A similar analysis–but this time there are two sets of metrics: Overall blog length and words per post, in some ways a more interesting figure.
Since September 24, I’ve also done:
Similar analysis of overall comments for a blog and the number of comments per post—and year-to-year changes in both metrics.
A brief chapter dealing with figures (illustrations, pictures, graphs) in each blog and figures per post—secondary metrics but still interesting.
This is the chapter I talked about (when it was Chapter 7) on September 24, as follows:
I’m particularly looking forward to Chapter 7, a three-factor analysis that will actually show whether a significant proportion of liblogs have “fewer posts, longer posts, more comments per post” or whether that’s a false or skewed supposition. (Well, it should show a lot more than that–but there are 45 different models for the three factors, even assuming only three values per factor: Significant growth, significant reduction, about the same. Yep, 45: 3×3x3=27, plus 3×3=9 (posts and post length) for blogs without comments and 3×3=9 (posts and comments) for blogs where length couldn’t be measured. Fortunately, that should work out to three tables and a whole bunch of commentary…
I miscounted. There are 48 different patterns—including three where neither comments nor length could be measured.
The chapter now has two parts. The first takes a simplistic view (each factor up or down, with no “about the same”), portrays it in one table and discusses that table and its meaning. The second has four tables showing the 48 patterns and some of their combinations, discusses some of the meaning and lists blogs that fit into most of the patterns.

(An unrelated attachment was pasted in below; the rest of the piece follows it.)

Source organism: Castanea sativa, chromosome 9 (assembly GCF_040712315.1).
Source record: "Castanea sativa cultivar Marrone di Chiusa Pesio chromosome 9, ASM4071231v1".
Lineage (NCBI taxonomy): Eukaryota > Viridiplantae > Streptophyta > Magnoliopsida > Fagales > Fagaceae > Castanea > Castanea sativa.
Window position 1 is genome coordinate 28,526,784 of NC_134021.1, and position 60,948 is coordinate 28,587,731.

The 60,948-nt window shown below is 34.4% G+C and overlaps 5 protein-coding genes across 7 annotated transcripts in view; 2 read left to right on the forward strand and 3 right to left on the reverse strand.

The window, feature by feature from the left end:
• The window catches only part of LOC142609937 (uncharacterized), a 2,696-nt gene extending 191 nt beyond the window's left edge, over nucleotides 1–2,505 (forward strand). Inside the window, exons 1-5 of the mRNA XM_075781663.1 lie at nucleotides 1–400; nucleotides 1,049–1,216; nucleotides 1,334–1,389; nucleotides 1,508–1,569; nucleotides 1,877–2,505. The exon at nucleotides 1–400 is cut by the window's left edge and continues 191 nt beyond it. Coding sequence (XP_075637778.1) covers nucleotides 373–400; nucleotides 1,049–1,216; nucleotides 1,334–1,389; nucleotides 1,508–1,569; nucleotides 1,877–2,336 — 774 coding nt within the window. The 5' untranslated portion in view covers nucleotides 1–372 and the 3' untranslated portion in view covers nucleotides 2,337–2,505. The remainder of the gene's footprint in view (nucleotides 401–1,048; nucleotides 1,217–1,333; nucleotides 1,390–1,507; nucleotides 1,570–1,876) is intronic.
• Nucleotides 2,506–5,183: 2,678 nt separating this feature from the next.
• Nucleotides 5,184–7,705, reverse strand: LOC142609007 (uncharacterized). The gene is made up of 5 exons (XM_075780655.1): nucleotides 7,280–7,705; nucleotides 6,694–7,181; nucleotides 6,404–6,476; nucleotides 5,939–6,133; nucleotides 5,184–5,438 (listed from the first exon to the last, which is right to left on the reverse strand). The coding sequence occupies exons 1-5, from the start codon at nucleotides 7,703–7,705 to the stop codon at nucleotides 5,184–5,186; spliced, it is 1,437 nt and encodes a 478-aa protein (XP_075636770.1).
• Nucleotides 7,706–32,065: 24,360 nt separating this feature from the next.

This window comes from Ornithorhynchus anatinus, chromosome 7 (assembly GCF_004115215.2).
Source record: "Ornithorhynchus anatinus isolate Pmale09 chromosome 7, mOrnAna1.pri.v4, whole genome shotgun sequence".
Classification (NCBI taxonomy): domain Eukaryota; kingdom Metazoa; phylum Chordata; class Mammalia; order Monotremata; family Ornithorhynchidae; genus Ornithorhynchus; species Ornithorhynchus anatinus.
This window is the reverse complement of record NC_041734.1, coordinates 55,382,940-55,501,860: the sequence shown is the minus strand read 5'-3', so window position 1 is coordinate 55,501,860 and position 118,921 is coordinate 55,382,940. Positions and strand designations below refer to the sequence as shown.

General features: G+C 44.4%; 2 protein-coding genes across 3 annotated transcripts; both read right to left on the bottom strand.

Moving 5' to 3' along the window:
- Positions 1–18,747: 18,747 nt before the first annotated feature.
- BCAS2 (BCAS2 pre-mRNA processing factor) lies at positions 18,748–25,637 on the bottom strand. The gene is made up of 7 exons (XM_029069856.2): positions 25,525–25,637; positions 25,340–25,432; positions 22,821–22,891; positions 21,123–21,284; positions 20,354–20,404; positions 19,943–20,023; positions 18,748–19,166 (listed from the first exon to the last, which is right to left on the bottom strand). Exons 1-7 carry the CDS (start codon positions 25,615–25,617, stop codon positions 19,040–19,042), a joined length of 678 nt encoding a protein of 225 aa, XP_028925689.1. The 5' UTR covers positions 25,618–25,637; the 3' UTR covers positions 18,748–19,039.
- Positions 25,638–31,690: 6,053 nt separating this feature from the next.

Since the first draft of that lengthy chapter is complete, I can now say my naïve hypothesis on liblog changes is correct. And that it’s wrong. Well, you’ll have to read the book…
This chapter looks at 45 correlations between pairs of metrics, using a straightforward test to find cases where there’s a medium or strong correlation. For the seven cases where such a correlation exists, I provide the numbers, a scatterplot (cleared of extreme cases, with the modified correlation coefficient provided) and some comments about the correlation.
Chapter 8 looks at liblogs discussed in 2006 that are still around, considering changes from 2006 to 2008.
Chapter 9 discusses the “visibility” issue. No visibility or reach measures appear anywhere else in this book. I’ll explain why, what’s happened and consider a new minimal approach.
Chapter 10 may summarize conclusions and next steps, if there’s enough there.
Chapter 11 (or several chapters beginning with 11) will include individual blog profiles, all of which exist but need updating.
The book should be available from Lulu by the start of the ALA 2009 Midwinter Meeting—that is, January 23, 2009. I hope to have it available before then.